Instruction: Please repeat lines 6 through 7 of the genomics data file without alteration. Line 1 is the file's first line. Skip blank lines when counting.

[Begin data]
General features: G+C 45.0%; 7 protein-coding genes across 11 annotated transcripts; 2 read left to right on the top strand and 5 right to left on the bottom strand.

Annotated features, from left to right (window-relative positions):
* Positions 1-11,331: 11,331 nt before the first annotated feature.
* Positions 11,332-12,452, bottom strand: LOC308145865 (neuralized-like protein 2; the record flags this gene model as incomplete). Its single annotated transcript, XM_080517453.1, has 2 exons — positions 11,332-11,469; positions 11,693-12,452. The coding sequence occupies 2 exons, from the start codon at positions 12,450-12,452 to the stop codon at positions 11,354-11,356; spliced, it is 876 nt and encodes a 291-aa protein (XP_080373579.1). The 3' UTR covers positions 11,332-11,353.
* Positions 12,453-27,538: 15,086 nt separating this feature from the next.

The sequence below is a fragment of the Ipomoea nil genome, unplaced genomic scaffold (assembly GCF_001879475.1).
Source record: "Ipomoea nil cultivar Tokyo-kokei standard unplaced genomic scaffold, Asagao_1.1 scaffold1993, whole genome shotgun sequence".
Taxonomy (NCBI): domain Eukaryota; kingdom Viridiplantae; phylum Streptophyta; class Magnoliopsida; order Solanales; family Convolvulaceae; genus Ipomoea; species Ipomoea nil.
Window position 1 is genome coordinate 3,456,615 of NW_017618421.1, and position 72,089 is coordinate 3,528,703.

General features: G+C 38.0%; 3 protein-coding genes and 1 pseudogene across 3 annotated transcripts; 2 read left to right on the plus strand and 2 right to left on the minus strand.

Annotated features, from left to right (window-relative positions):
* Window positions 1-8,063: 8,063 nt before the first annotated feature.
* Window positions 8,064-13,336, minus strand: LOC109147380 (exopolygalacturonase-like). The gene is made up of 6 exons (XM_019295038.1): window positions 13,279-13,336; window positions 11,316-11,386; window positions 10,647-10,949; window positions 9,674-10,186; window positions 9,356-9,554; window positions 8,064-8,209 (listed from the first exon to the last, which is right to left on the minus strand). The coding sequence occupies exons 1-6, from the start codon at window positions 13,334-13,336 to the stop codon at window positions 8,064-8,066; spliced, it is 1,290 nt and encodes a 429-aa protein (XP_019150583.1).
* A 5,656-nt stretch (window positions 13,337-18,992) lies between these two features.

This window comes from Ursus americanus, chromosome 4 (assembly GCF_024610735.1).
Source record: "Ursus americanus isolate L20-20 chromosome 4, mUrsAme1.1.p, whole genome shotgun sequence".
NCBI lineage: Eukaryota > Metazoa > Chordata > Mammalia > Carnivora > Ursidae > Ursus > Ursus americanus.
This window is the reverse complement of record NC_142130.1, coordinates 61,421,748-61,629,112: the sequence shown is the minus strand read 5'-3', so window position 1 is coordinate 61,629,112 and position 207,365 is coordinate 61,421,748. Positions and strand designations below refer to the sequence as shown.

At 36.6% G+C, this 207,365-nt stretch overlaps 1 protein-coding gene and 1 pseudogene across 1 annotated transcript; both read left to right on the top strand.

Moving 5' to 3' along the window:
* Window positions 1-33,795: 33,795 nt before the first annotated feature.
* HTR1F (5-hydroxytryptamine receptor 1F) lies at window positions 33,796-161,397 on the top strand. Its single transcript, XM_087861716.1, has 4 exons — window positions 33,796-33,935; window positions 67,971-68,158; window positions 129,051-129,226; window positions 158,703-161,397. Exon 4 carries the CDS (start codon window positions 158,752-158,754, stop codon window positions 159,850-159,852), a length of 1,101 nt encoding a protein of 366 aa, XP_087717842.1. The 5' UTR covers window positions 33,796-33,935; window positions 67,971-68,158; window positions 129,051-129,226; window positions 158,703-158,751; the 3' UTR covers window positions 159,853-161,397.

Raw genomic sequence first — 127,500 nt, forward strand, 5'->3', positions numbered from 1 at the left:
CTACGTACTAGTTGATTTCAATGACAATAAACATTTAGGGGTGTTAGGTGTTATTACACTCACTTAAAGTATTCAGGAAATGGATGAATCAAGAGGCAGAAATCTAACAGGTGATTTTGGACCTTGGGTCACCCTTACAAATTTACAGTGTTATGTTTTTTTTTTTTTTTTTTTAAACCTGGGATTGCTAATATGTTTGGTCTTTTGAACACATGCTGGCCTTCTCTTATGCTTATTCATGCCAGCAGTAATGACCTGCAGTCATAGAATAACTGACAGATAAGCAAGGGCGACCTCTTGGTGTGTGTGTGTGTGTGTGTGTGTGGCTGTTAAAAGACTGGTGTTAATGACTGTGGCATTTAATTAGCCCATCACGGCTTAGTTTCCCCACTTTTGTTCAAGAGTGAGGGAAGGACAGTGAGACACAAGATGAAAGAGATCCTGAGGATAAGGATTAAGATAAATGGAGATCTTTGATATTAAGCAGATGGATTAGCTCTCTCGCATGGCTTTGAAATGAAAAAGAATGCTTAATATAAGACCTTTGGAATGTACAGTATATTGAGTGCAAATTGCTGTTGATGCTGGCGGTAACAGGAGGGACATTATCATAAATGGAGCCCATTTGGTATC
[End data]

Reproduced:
The sequence below is a fragment of the Ipomoea nil genome, unplaced genomic scaffold (assembly GCF_001879475.1).
Source record: "Ipomoea nil cultivar Tokyo-kokei standard unplaced genomic scaffold, Asagao_1.1 scaffold1993, whole genome shotgun sequence".